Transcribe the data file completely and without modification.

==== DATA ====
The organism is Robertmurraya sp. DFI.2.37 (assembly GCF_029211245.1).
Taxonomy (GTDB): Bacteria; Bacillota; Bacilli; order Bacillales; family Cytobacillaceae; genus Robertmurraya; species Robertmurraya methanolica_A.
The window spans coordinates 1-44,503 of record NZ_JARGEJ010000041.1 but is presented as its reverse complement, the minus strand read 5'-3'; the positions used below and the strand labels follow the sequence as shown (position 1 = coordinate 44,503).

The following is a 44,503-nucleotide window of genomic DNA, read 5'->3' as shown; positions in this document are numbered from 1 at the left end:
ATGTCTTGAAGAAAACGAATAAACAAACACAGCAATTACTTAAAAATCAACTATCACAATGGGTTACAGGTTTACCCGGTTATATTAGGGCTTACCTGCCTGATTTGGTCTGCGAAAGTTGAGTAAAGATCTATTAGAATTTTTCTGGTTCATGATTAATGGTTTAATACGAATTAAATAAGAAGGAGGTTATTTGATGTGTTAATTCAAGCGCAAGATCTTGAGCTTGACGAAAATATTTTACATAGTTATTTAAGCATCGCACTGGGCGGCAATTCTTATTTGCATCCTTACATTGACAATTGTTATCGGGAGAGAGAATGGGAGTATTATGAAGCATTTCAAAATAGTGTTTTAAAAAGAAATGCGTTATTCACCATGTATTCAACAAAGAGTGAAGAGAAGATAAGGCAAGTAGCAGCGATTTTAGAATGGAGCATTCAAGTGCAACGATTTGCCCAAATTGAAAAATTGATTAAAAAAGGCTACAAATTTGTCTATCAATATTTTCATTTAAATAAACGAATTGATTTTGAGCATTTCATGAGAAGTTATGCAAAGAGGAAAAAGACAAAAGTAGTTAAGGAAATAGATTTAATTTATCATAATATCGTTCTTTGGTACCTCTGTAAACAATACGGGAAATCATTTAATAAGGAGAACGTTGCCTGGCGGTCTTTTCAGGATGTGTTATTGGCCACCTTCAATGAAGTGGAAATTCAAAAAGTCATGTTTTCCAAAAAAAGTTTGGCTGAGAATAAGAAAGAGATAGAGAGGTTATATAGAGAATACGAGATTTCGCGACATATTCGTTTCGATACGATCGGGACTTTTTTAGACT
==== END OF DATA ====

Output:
The organism is Robertmurraya sp. DFI.2.37 (assembly GCF_029211245.1).
Taxonomy (GTDB): Bacteria; Bacillota; Bacilli; order Bacillales; family Cytobacillaceae; genus Robertmurraya; species Robertmurraya methanolica_A.
The window spans coordinates 1-44,503 of record NZ_JARGEJ010000041.1 but is presented as its reverse complement, the minus strand read 5'-3'; the positions used below and the strand labels follow the sequence as shown (position 1 = coordinate 44,503).

The following is a 44,503-nucleotide window of genomic DNA, read 5'->3' as shown; positions in this document are numbered from 1 at the left end:
ATGTCTTGAAGAAAACGAATAAACAAACACAGCAATTACTTAAAAATCAACTATCACAATGGGTTACAGGTTTACCCGGTTATATTAGGGCTTACCTGCCTGATTTGGTCTGCGAAAGTTGAGTAAAGATCTATTAGAATTTTTCTGGTTCATGATTAATGGTTTAATACGAATTAAATAAGAAGGAGGTTATTTGATGTGTTAATTCAAGCGCAAGATCTTGAGCTTGACGAAAATATTTTACATAGTTATTTAAGCATCGCACTGGGCGGCAATTCTTATTTGCATCCTTACATTGACAATTGTTATCGGGAGAGAGAATGGGAGTATTATGAAGCATTTCAAAATAGTGTTTTAAAAAGAAATGCGTTATTCACCATGTATTCAACAAAGAGTGAAGAGAAGATAAGGCAAGTAGCAGCGATTTTAGAATGGAGCATTCAAGTGCAACGATTTGCCCAAATTGAAAAATTGATTAAAAAAGGCTACAAATTTGTCTATCAATATTTTCATTTAAATAAACGAATTGATTTTGAGCATTTCATGAGAAGTTATGCAAAGAGGAAAAAGACAAAAGTAGTTAAGGAAATAGATTTAATTTATCATAATATCGTTCTTTGGTACCTCTGTAAACAATACGGGAAATCATTTAATAAGGAGAACGTTGCCTGGCGGTCTTTTCAGGATGTGTTATTGGCCACCTTCAATGAAGTGGAAATTCAAAAAGTCATGTTTTCCAAAAAAAGTTTGGCTGAGAATAAGAAAGAGATAGAGAGGTTATATAGAGAATACGAGATTTCGCGACATATTCGTTTCGATACGATCGGGACTTTTTTAGACT